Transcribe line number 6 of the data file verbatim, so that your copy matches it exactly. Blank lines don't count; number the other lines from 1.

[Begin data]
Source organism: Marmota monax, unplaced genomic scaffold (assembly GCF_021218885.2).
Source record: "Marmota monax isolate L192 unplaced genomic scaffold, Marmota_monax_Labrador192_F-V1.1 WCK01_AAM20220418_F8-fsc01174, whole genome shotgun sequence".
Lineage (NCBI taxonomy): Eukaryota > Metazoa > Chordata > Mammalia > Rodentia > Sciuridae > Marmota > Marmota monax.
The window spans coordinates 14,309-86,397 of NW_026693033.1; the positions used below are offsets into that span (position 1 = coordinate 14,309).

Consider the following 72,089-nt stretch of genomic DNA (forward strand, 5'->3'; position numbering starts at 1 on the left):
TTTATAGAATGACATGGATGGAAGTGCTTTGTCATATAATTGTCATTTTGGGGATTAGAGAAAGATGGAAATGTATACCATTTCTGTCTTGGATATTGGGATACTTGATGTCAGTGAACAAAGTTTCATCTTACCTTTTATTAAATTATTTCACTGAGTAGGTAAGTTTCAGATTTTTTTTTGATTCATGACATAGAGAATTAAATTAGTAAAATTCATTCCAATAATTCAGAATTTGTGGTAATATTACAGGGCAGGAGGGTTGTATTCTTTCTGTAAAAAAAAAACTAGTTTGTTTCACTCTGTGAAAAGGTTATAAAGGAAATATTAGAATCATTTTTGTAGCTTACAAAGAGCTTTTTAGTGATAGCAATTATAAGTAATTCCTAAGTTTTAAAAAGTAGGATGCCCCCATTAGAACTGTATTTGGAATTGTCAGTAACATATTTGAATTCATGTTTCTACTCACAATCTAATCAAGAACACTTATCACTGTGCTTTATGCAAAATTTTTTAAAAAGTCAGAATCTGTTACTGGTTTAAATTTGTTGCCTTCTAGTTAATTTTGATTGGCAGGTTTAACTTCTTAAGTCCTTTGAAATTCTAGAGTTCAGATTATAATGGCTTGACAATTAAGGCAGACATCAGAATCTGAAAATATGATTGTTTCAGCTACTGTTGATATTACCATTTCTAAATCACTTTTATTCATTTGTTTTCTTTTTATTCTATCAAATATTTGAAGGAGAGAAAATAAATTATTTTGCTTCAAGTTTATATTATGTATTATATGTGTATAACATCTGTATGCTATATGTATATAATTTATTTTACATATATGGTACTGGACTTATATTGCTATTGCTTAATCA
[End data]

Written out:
TTTATAGAATGACATGGATGGAAGTGCTTTGTCATATAATTGTCATTTTGGGGATTAGAGAAAGATGGAAATGTATACCATTTCTGTCTTGGATATTGGGATACTTGATGTCAGTGAACAAAGTTTCATCTTACCTTTTATTAAATTATTTCACTGAGTAGGTAAGTTTCAGATTTTTTTTTGATTCATGACATAGAGAATTAAATTAGTAAAATTCATTCCAATAATTCAGAATTTGTGGTAATATTACAGGGCAGGAGGGTTGTATTCTTTCTGTAAAAAAAAAACTAGTTTGTTTCACTCTGTGAAAAGGTTATAAAGGAAATATTAGAATCATTTTTGTAGCTTACAAAGAGCTTTTTAGTGATAGCAATTATAAGTAATTCCTAAGTTTTAAAAAGTAGGATGCCCCCATTAGAACTGTATTTGGAATTGTCAGTAACATATTTGAATTCATGTTTCTACTCACAATCTAATCAAGAACACTTATCACTGTGCTTTATGCAAAATTTTTTAAAAAGTCAGAATCTGTTACTGGTTTAAATTTGTTGCCTTCTAGTTAATTTTGATTGGCAGGTTTAACTTCTTAAGTCCTTTGAAATTCTAGAGTTCAGATTATAATGGCTTGACAATTAAGGCAGACATCAGAATCTGAAAATATGATTGTTTCAGCTACTGTTGATATTACCATTTCTAAATCACTTTTATTCATTTGTTTTCTTTTTATTCTATCAAATATTTGAAGGAGAGAAAATAAATTATTTTGCTTCAAGTTTATATTATGTATTATATGTGTATAACATCTGTATGCTATATGTATATAATTTATTTTACATATATGGTACTGGACTTATATTGCTATTGCTTAATCA